442nd Regimental Combat Team, "Go for Broke!"
The 442nd Regimental Combat Team ("442nd RCT") was organized on March 23, 1943 in response to the War Department's call for volunteers to form an all Japanese-American army combat unit. Over 12,000 Japanese-American volunteers responded. Ultimately, 2,686 volunteers from Hawaii and 1,500 volunteers from American concentration camps assembled at Camp Shelby, Mississippi to undergo military training in April 1943.
The 442nd RCT was comprised of the 442nd Infantry Regiment, the 522nd Field Artillery Battalion, the 232 Combat Engineers Company, the Anti-Tank Company, the Cannon Company, the Medical Detachment, and the 206th Army Ground Forces Band. After about a year of training, the 442nd was shipped out on May 1, 1944 to Italy, where it was joined by the 100th Infantry Battalion which became and fought as the "first battalion" of the 442nd RCT.
The 442nd was assigned to General Mark Clark's U.S. Fifth Army and received its baptism of fire at Suvereto on June 26, 1944. For the next ten weeks the 442nd engaged the German army in the mountainous Italian terrain and drove the enemy forces north to the Arno River. On August 15, 1944, the Anti-Tank Company was detached from the 442nd to make an assault glider landing in the U.S. Army invasion of Southern France.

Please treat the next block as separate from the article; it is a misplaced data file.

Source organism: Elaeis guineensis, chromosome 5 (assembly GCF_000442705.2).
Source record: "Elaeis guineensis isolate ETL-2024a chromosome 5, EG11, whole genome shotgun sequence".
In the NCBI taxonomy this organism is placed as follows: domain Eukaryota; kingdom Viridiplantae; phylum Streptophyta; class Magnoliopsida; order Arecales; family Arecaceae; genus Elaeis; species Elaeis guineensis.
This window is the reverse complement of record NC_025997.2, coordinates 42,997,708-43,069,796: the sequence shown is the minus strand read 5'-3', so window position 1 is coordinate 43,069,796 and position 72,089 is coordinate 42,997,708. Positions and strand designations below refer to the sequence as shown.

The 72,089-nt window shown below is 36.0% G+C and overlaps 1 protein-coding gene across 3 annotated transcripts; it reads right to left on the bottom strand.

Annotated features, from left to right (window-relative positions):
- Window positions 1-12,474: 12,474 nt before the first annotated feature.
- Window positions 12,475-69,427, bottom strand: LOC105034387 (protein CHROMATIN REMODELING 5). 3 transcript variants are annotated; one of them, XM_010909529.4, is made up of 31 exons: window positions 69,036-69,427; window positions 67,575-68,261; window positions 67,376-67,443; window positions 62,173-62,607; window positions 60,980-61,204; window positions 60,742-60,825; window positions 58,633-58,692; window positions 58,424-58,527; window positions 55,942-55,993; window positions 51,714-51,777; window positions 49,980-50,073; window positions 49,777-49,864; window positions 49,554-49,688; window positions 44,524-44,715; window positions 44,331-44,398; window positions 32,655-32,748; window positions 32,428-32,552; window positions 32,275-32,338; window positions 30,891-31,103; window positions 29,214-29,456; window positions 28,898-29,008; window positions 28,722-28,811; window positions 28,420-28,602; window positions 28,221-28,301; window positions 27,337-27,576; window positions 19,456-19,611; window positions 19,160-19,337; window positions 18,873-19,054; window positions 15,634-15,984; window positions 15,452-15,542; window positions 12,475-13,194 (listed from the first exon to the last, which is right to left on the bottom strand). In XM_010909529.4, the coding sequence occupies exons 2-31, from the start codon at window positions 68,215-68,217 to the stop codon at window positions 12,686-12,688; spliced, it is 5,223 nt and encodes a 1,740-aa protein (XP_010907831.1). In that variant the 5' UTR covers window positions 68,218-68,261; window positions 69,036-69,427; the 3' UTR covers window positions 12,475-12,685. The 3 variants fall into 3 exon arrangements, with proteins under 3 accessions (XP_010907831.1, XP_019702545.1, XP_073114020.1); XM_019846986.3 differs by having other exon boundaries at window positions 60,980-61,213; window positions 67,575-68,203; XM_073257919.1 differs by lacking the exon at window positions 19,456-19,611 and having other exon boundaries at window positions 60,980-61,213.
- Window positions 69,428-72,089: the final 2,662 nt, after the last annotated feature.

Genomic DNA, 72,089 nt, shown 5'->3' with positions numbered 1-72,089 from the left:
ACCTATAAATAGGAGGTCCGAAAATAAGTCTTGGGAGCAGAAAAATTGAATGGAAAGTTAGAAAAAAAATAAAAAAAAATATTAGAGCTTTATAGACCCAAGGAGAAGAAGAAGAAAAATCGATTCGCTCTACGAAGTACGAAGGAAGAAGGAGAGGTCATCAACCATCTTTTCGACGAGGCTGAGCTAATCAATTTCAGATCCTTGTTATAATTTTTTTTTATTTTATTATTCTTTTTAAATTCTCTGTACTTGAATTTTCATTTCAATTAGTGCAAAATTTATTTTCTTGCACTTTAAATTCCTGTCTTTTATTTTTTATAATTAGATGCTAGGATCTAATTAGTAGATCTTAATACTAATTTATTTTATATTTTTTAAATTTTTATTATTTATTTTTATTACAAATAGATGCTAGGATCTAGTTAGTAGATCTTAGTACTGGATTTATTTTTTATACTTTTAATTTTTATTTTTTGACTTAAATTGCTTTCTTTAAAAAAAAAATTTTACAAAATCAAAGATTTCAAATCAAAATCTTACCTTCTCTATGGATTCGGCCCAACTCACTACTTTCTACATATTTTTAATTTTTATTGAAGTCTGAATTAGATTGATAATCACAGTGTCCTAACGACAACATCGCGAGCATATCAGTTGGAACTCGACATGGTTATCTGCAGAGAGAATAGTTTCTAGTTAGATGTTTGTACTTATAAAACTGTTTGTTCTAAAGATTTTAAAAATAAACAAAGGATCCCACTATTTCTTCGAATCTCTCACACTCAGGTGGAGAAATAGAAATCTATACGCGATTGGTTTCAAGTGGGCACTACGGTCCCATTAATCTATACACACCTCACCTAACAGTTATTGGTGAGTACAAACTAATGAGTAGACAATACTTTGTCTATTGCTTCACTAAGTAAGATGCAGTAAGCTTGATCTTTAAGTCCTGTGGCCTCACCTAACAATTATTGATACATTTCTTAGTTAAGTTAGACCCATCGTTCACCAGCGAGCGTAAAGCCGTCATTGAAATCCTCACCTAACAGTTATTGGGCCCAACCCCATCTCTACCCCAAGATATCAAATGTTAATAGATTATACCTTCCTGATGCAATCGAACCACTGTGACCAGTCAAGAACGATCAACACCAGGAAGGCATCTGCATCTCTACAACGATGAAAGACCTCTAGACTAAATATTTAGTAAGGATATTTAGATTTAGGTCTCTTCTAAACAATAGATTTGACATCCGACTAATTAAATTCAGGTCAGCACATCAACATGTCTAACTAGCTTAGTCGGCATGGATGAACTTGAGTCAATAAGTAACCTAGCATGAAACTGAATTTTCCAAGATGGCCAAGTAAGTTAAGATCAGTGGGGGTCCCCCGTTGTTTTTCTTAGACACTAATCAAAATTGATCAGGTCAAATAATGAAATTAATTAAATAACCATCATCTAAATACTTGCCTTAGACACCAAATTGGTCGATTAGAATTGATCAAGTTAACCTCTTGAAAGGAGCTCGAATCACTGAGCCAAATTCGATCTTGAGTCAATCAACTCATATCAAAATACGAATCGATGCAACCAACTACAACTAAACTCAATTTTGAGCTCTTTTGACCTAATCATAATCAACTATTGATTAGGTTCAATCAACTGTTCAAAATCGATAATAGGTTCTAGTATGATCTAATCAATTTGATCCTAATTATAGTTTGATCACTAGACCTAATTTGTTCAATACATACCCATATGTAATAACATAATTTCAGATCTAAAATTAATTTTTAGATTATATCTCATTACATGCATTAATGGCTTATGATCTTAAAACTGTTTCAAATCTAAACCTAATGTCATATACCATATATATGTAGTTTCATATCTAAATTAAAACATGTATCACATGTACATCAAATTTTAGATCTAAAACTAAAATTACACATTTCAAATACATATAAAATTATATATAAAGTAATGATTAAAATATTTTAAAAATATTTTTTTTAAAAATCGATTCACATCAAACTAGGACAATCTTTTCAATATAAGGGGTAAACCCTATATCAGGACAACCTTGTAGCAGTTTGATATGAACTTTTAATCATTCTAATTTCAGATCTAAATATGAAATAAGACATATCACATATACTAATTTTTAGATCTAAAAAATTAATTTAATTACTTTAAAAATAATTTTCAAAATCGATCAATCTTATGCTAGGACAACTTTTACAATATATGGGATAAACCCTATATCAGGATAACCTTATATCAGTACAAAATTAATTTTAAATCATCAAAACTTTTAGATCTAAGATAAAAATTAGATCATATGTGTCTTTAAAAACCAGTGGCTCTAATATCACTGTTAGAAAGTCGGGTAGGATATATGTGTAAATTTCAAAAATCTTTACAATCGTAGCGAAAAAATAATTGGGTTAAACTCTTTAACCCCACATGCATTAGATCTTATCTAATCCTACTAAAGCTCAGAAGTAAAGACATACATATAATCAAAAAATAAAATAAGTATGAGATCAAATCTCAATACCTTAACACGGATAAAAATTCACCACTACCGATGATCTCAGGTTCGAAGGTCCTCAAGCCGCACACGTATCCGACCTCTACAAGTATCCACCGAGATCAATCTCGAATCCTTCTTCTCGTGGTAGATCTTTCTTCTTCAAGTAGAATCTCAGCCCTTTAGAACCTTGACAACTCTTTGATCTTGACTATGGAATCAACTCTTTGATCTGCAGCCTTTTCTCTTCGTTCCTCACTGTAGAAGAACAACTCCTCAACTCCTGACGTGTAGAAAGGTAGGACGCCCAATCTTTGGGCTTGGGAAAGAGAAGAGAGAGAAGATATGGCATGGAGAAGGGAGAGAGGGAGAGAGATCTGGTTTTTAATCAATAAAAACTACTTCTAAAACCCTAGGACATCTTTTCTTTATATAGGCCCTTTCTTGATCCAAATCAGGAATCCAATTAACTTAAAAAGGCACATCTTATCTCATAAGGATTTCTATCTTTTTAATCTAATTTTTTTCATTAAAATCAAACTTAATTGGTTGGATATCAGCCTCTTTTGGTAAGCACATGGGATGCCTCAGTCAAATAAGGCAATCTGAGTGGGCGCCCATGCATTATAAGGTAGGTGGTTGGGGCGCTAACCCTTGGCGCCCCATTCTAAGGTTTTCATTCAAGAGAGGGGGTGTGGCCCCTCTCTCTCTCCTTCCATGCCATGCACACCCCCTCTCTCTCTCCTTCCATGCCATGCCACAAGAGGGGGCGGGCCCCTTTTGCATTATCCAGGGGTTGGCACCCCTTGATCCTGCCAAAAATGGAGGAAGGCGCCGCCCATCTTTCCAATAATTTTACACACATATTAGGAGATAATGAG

In October-November 1944, the 442nd was transferred to southeastern France and assigned to the 36th Infantry Division to fight the entrenched German enemy in the bitter cold and dark forests of the Vosges Mountains. The French towns of Bruyeres, Belmont and Biffontaine were liberated and the entrapped Texas "Lost Battalion" was rescued at the cost to the 442nd of over 800 casualties.In late March 1945, the 522nd Field Artillery Battalion was assigned to the U.S. Seventh Army to add its fire support in the Allied assault against Germany. There, it encountered and liberated Jewish survivors of the Dachau Death March and other concentration camps. In April 1945, the 442nd was returned to Italy at the specific request of General Clark to help the Fifth Army breach the German Gothic Line which had blocked the Allied advance for six months. The 442nd took less than a day to break through the German defenses at Mount Folgorito, and within the next three weeks routed the German army in retreat north to the Po Valley, where Germany finally surrendered on May 2, 1945.